A carefully structured outline of topics and subtopics to be covered during an interview.
Topical, time, space, cause-to-effect, Problem-solution
Follows natural divisions of a topic or issue.
consist of 6 key words- who, what, where, why, when, and how.
Treats topics or parts of topics in chronological order.
Arrange topics according to spatial divisions: left to right, top to bottom, north to south, or neighborhood to neighborhood.
Explores causes and effects. Ex: You may be interested in what caused a power outage on campus.
Consists of a problem phase and a solution phase. Ex: You might discuss your grade with a professor first by identifying what you consider to be a serious problem and then by looking for solutions to improve exam scores.
No questions in advance. Likely for interviews to have bias.
Moderately Scheduled Interview
Contains all the major questions with a list of probing questions. Lackey personally suggestes this one.
Highly Scheduled Interview
Contains all the quesitons and probing. Sacrifices flexiability and adaptability.
Highly Scheduled Standardized Interview
Like a survey, ask the same exact questions to everyone in the same wording.
A series of similar questions, either open or closed. it works well with informal and simple interviews.
Begins with a broad, open-ended questions and proceeds with evermore restricted questions. It works well with motivated interviewees.
Inverted Funnel Sequence
Begins with a closed question and proceeds toward open questions. It provides a warm-up time.
begins with open questions, proceeds to one or more closed questions, and ends with open questions.
enables interviewers to begin with closed questions, proceed to open questions, and end with closed questions.
Quintamensional Design Sequence
Five-step approach that proceeds from an interviewee's awareness of the issue to attitudes unifluenced by the interviewer, specific attitudes, reasons for these attitudes, and intensity of attitude. it is effective at assessing attitudes and beliefs and is often used in opinion polls.
Opening The Interview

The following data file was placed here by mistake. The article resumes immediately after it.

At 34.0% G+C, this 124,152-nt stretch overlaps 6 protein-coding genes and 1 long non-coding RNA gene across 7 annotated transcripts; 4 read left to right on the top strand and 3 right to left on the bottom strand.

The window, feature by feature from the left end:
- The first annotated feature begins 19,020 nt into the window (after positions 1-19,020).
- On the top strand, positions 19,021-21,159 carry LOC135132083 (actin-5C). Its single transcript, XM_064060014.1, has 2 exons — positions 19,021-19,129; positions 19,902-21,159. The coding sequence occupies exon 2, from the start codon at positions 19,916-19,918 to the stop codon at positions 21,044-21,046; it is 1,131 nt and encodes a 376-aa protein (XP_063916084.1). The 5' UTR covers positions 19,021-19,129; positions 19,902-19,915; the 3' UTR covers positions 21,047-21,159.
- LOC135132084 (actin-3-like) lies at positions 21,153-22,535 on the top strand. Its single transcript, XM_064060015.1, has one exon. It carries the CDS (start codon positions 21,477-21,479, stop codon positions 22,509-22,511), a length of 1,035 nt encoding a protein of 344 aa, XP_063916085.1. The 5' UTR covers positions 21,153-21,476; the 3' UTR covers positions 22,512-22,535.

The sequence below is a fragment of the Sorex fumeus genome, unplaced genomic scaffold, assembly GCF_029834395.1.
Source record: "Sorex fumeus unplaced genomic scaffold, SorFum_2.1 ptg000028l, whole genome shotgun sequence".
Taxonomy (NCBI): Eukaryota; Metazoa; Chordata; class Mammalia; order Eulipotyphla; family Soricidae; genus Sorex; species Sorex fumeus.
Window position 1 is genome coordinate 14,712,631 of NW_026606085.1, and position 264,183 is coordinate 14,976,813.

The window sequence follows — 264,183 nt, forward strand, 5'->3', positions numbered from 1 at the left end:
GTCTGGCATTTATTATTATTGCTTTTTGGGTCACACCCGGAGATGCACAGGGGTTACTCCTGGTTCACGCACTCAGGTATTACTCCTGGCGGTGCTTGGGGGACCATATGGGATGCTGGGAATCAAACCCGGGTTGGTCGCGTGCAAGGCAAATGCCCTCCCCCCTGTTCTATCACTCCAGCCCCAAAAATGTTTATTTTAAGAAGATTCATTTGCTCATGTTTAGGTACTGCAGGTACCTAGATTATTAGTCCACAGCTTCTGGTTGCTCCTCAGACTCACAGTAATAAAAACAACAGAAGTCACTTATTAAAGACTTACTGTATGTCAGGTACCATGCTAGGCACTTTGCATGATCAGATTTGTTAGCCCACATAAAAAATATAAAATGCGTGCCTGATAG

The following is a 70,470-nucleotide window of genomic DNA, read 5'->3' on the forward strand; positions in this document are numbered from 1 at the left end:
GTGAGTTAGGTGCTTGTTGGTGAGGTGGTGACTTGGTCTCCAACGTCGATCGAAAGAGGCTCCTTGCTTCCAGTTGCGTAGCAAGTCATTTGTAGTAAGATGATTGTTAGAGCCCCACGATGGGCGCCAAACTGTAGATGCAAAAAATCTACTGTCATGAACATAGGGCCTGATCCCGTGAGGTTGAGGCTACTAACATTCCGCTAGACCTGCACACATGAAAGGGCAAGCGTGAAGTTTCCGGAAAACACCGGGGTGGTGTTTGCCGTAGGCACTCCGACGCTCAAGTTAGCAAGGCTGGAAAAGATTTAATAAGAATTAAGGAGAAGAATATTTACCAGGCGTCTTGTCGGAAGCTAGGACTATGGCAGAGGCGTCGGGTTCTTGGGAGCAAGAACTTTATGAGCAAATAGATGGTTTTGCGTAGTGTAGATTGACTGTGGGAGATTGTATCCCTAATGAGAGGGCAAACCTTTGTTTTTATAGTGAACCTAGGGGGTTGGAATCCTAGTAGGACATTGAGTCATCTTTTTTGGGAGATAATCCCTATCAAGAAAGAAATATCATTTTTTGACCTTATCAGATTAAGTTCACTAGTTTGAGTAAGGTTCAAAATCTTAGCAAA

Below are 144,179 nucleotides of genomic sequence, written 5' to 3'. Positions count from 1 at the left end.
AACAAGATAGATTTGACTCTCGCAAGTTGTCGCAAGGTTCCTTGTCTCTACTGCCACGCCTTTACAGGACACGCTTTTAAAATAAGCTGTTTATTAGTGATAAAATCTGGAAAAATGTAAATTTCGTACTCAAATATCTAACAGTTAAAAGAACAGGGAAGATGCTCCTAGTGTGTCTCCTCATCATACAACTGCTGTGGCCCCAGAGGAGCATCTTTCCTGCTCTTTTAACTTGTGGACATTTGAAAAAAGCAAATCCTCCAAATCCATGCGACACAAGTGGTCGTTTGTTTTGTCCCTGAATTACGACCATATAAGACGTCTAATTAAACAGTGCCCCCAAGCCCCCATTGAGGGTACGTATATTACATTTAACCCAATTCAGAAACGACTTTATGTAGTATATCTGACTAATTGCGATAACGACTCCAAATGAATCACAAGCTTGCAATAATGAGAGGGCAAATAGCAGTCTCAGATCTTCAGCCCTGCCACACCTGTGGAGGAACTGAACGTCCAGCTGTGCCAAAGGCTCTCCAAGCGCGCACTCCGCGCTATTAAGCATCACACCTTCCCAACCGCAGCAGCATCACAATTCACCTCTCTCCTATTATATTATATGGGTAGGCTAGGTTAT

It takes two parties to launch an interview successfully
Establish rapport. Orient the other party.
Is a process of establishing and sustaining a relationship between interviewer and interviewee by creating feelings of goodwill aand trust.
Is an essential second step in the opening. You may explain the purpose, length, nature of the interview, how the info will be used, and why and how you selected this party to interview.
is reduced and intermixed often by rapport and Orientation.
Verbal OOpening Techniques
Nonverbal Communication in Openingss
Territoriality, Face, Appearance, Dress, Touch, and Reading Nonverbal communication
closing the interview
Take your time and be tactful in what you say and do in the closing. The closing often signals the continuation of a relationship.
Guidelines for Closing Interviews
Be sincere and honest. Do not rush the closing. Do not introduce new topics or ideas during the closing. Leave the door open for future contacts. Avoid false closings when the interview is not really over. Avoid failed departures when you soon meet up again with the party after having concluded the interview
Law of Recency
suggests that people recall the last thing said or done during an interview, so being rushed or dismissed with an ill-chosen nonverbal action or phrase may jeopardize the effects of the interview your relationship, and future contacts with this party.
occurs when your verbal and nonverbal messages signal that the interview is coming to a close only for you to open it back up.
Occurs when you have brought an interview to a successful close and taken leave from the other party.
Offer to answer questions. Use clearing house questions. Declare completion of the intended purpose Make personal inquiries. Make professional inquiries. Signal that time is up. Explain the reason for the closing. Express appreciation or satisfaction. Arrange for the next meeting. Summarize the interview.